Merry Christmas, blog-o-sphere! I hope that everyone has a wonderful day and that, though it's cliche and completely unrealistic, we can one day live in a more peaceful world. Here's hoping.
I'm posting page five of the "Eye of the Beholder" story today for all to see. I should have put this page up earlier, and there's really no excuse for the lag, as the story has been complete for, oh, seven years now, but them's the breaks. I hope we all can enjoy it nonetheless. Page five is when the crazy stuff starts to happen, like sudden visions of floating old men. I always thought the bed was a little out-of-place in this scene, but it doesn't take anything away from the story.
As I've mentioned (over and over), this story was printed in Dark Horse's Strip Search
collection. There were 17 other stories included in the book (one split up into four parts), and as is always the case with anthology-type books, the quality was varied. There were plenty that I thought my and Ruben's story could stand up to, just as there were some that I thought blew our particular tale out of the water. Below are some of my favorites:
Alcoholism Spaceman by Ben Stenbeck
The title for this story is actually very literal: it features outer space, flying (floating?) sharks, and rampant alcoholism. To be honest, this entry was a bit short on story, but WOW! Look at that art! It's just beautiful. The colors nearly melt off the page. Ben has worked on some stories at Dark Horse in recent years, and it's easy to see that he deserves it.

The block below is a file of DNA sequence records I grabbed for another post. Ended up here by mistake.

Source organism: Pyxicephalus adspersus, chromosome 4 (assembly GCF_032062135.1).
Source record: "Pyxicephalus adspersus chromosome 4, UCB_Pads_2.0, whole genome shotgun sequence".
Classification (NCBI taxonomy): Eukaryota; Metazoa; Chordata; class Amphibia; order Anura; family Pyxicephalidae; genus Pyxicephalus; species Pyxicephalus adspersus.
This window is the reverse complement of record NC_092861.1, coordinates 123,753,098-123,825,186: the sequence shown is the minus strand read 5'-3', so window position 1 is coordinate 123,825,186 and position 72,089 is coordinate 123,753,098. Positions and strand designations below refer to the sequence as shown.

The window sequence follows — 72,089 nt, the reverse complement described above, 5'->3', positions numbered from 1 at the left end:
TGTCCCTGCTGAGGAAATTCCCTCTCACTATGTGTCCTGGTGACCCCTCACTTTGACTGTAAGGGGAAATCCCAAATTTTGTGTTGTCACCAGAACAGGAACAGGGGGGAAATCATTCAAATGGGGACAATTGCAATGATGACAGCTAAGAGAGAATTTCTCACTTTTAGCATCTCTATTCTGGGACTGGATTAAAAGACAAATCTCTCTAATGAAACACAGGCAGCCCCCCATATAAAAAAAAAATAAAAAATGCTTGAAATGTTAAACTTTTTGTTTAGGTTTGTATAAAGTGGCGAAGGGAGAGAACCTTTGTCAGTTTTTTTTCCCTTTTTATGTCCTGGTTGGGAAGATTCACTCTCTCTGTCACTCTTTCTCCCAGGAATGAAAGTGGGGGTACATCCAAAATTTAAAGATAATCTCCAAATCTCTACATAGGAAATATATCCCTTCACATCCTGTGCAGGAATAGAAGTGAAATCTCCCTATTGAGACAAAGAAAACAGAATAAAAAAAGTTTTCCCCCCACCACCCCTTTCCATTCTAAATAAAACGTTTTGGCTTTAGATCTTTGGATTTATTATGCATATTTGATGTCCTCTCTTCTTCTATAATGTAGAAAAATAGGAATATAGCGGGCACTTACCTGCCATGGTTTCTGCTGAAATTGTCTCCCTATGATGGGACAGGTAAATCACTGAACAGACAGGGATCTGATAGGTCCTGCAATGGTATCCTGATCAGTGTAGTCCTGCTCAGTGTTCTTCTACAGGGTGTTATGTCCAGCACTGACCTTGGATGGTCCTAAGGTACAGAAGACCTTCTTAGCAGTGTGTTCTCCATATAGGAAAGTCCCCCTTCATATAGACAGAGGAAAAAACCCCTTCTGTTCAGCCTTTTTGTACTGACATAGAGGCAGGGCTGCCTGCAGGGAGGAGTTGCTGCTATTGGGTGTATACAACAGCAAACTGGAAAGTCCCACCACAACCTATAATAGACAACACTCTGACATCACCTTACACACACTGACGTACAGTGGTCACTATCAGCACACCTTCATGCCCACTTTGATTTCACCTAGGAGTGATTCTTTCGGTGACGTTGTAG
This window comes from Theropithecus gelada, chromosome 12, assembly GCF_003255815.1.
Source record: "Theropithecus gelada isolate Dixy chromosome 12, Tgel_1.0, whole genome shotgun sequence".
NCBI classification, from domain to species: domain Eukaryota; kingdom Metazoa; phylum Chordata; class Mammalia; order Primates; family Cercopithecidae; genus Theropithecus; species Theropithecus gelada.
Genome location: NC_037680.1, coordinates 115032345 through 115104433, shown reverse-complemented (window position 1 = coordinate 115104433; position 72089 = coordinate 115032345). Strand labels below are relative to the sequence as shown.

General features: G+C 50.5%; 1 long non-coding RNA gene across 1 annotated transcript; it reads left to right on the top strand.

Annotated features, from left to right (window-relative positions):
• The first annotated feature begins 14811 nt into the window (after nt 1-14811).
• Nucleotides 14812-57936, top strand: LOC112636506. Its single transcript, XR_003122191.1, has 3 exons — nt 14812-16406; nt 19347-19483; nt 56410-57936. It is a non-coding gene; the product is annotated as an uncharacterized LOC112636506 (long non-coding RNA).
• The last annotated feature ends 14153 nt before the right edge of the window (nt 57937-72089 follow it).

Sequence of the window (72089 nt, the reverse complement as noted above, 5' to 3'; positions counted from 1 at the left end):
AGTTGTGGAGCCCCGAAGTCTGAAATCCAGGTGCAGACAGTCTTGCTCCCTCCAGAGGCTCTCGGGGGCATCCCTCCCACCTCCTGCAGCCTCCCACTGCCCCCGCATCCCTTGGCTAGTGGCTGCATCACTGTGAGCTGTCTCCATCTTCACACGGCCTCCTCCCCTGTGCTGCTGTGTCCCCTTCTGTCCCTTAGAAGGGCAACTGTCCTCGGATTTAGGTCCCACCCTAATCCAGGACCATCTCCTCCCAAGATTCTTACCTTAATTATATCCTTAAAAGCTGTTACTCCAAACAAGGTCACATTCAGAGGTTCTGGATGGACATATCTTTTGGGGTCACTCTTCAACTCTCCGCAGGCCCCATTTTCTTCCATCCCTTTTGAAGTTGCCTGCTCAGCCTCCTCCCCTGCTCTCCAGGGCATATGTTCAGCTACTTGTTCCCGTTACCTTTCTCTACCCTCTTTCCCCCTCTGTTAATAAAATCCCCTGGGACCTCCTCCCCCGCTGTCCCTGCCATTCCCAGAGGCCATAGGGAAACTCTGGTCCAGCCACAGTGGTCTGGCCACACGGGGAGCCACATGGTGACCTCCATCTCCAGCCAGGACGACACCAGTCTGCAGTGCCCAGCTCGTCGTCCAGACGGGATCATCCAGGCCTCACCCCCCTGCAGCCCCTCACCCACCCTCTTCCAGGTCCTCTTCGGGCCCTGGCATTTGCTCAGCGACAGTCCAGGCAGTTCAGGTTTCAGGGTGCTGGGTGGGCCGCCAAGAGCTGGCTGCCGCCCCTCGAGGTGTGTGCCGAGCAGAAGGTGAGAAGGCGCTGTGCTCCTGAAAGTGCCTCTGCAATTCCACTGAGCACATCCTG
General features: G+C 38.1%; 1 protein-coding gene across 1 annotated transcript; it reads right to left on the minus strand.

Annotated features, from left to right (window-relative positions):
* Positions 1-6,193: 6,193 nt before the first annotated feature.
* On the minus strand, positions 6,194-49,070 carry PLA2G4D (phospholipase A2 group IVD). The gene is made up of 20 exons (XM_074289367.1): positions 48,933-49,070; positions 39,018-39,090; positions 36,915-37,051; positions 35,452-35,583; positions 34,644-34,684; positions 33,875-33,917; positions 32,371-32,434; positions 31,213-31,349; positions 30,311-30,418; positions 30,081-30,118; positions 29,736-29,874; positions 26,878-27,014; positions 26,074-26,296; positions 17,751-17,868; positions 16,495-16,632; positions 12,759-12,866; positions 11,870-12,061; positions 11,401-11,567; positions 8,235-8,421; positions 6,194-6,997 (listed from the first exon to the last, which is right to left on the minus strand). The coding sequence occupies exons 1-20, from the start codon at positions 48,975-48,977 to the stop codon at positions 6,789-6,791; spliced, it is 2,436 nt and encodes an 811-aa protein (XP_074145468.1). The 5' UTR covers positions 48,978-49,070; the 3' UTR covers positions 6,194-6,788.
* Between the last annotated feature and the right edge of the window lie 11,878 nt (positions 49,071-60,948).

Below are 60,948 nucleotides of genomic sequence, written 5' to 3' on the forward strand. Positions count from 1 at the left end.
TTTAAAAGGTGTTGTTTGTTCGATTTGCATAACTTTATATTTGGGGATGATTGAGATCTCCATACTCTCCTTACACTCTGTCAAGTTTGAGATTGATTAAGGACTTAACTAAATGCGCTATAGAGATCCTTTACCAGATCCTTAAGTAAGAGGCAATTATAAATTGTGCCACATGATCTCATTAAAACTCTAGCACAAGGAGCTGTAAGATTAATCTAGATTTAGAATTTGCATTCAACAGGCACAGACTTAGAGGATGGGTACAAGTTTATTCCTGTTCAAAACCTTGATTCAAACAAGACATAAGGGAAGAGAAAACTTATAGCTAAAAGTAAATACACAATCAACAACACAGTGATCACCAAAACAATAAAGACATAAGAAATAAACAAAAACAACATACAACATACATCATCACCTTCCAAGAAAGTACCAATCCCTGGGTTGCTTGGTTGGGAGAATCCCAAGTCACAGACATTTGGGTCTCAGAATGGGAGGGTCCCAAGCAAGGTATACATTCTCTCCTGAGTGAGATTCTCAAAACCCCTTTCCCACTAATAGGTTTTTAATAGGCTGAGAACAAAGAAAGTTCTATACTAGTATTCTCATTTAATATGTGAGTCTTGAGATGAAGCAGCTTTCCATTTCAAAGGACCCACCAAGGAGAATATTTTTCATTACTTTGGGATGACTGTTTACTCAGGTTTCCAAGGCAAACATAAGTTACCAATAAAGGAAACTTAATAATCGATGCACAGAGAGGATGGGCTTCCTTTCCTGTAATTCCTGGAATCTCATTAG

Mighty Skullboy Army by Jacob Chabot
I've mentioned before how much I love the Mighty Skullboy Army, which has a collection of stories out through Dark Horse. Jacob (Jake?) does humor well - both his writing and art lend itself to it. Strip Search
was how I first became away of the Skullboy Army, and I've since become a big fan. I can see this concept taking off and making it big one day.
Haunted Cipher by Eric Haven
split five different editions of Haunted Cipher throughout the book, and each was a one-page delight. Some were darker than others, but all were extremely entertaining and usually parodied a different concept - the one pictured above was an obvious sendup of something like Aesop's Fables and was funny, but the one spoofing the old Charles Atlas comic book advertisement and the "girlfriend lie detector" strip were genius.
Insomnia by Nir Paniry
This entry did the most with the least, I thought. There's only one sentence of text throughout the entire story, but it still comes off as a touching, sweet tale of the value of companionship. The main character, I think, looks like Art Garfunkel, which has no bearing on what I think of the story.
The Seneschal by Tom Scioli
What, you didn't think Tom Scioli only did Teddy and the Yeti covers, did you?! Ah hem. In any case, it's easy to see by the page above Tom's prodigious talent and uncanny Kirby style of artwork. The Seneschal just exudes energy and creativity.
You, Robot by Nicholas G. Perks
I'm not sure what it is about this story that does it for me - I think it's the simplicity in both art and storytelling. The artwork reminds me of Jerry Ordway's, which is to say it's got a classic feel to it. The story has a twist that isn't necessarily unpredictable, but it's different and it deserves some credit for that alone.
Tangerine by Ron J. Wimberly
This story was another that took a minimalist approach when it came to text. The story was again a bit simple, but it let the reader's imagination fill in most of the blanks, which is sometimes hard to do (for me, anyway). The artwork was very fluid and seemed to combine both Western and Eastern influences.
That's it for now. Look for page six early next week! For real this time! I think.